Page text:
Ten-year-old Jackson Cooper admits he wasn't very good at speed stacking when he picked up the sport years earlier. "I was actually quite slow," he laughs.
But now he's the best in the country for his age, fresh off a national title win at the United States Championships in Denver. He says it's nothing he imagined when he started the sport.
"I did not plan that at all," Jackson says.
And Jackson's hard work has led not only to a national title, but also two South Carolina state records.
"When I set it, I was just like, 'Yeah!' 'Yeah!," he says, jumping around like he did that day. "It was so fun."
Jackson's success doesn't come from traits he was born with though, says Belvedere Elementary PE Teacher and Cup Stacking Club sponsor Linda Duckett. It comes from the hard work he puts into the sport - spending three hours a day stacking and re-stacking trying to beat his best times.
"Everything in speed stacking can be learned," Duckett says. "It's not something innate you have to be born with. But to get good, it takes a lot of practice."
"You can like it as much as you want, but if you don't practice, you won't get any better," Jackson says.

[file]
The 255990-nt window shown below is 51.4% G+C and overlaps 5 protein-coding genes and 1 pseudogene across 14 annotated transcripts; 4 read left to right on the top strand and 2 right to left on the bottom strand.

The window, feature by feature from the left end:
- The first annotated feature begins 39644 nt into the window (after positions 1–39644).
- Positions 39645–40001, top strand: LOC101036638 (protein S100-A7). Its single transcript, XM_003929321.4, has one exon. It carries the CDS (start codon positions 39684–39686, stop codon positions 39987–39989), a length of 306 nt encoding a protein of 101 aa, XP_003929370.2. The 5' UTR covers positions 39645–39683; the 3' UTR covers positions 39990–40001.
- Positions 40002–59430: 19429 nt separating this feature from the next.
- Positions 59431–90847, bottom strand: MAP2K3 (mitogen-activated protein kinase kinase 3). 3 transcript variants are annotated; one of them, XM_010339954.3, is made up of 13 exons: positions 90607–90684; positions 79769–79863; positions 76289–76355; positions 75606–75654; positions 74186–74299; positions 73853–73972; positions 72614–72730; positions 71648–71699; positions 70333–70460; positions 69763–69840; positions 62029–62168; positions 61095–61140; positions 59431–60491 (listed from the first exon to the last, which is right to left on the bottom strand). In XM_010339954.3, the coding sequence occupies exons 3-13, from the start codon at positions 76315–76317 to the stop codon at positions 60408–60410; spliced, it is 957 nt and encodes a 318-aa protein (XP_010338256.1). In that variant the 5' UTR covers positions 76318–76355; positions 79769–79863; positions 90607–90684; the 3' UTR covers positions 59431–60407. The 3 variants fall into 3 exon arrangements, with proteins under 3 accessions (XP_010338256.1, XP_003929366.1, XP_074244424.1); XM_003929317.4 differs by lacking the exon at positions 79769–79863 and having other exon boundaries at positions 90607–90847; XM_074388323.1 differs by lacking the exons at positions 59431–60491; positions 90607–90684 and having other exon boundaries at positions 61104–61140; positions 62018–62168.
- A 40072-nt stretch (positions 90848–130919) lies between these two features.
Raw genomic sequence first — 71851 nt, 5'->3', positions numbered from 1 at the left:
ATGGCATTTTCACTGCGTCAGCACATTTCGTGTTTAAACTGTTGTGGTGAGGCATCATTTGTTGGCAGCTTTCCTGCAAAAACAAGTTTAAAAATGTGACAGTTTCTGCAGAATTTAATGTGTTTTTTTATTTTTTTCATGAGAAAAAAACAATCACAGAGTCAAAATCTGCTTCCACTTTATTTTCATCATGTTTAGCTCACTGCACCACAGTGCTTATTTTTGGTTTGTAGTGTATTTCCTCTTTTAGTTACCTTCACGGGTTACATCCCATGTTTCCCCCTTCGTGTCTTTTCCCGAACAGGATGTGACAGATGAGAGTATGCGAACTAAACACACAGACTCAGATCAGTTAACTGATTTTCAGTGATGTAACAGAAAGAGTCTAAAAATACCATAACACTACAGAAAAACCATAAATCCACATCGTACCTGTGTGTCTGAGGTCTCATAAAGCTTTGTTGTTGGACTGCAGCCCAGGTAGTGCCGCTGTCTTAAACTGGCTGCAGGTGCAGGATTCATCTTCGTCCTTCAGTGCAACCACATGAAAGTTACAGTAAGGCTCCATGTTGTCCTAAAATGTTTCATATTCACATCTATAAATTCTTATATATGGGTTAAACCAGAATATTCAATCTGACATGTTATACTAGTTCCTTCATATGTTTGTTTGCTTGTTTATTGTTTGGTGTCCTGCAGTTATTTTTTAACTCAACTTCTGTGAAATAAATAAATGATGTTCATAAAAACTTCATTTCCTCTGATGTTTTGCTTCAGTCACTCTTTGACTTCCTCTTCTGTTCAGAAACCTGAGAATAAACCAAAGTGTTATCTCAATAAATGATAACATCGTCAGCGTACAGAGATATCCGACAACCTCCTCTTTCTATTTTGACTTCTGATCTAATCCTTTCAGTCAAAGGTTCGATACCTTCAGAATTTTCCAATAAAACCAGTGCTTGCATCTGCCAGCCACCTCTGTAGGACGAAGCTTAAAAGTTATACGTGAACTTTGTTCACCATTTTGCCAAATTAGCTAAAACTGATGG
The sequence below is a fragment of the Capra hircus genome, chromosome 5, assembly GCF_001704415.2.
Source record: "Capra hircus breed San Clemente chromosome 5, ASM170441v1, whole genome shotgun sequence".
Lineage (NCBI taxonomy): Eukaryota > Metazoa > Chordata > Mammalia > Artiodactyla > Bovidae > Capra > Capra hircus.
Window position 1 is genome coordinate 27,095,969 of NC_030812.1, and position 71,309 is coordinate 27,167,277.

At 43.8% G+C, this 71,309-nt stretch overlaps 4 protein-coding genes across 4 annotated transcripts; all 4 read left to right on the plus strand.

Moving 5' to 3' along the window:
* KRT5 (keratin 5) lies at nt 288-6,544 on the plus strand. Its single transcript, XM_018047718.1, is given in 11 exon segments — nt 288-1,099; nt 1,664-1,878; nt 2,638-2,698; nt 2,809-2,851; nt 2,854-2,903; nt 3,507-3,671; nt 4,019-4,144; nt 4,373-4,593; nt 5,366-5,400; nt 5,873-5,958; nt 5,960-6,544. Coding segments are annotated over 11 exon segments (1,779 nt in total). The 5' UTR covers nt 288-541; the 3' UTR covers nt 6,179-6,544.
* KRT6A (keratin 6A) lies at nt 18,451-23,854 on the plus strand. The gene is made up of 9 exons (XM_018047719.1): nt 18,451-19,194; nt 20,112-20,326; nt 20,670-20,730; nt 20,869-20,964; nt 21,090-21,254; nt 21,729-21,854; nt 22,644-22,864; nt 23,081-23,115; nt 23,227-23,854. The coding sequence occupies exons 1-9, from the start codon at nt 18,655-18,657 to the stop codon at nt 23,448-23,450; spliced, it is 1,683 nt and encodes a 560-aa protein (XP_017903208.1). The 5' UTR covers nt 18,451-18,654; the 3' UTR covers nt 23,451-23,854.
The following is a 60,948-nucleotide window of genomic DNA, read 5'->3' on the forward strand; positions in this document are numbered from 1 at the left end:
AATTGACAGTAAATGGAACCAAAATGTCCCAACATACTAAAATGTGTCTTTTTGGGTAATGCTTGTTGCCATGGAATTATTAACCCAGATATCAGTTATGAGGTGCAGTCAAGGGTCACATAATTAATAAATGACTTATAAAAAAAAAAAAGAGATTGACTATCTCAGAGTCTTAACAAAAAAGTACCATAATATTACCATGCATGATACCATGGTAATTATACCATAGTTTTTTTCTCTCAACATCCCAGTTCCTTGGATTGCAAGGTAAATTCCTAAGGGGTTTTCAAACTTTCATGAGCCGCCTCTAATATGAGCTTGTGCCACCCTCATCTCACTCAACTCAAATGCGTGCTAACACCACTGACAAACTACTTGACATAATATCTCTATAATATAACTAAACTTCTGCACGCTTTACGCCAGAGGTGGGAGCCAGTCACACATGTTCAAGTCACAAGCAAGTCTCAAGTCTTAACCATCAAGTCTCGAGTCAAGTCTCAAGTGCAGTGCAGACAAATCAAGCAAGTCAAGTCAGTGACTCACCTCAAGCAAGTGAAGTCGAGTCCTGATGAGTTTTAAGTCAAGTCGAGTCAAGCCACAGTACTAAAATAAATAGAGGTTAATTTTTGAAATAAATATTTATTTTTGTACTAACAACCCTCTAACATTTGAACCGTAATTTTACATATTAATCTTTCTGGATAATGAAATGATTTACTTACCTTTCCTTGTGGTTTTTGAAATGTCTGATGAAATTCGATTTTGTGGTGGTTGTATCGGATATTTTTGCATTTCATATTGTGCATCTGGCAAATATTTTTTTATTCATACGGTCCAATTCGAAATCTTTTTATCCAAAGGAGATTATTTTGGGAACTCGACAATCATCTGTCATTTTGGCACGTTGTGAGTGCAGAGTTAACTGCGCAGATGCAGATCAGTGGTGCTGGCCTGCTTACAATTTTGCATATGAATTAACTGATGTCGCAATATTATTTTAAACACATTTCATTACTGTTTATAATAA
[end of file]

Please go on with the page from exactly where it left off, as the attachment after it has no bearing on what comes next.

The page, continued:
Stacking has even become a family sport- Jackson's younger siblings practice daily with their big brother.
"He gives me tips on better ways to stack," says Jackson's younger brother, Peyton.
"He comes over and he'll say, 'I can't get it clean,' so I say, 'Take it slow, then go for it,'" Jackson says on tips he gives his siblings.
And the help has apparently paid off: both of Jackson's siblings have state records in cup stacking as well. Peyton holds two, and little sister Brenna has one.
Even after his title win, Jackson continues to work hard, hoping to make the U.S. National Team and compete at the AAU Junior Olympics in Houston. After that, he hopes to travel to Germany for the World Games.
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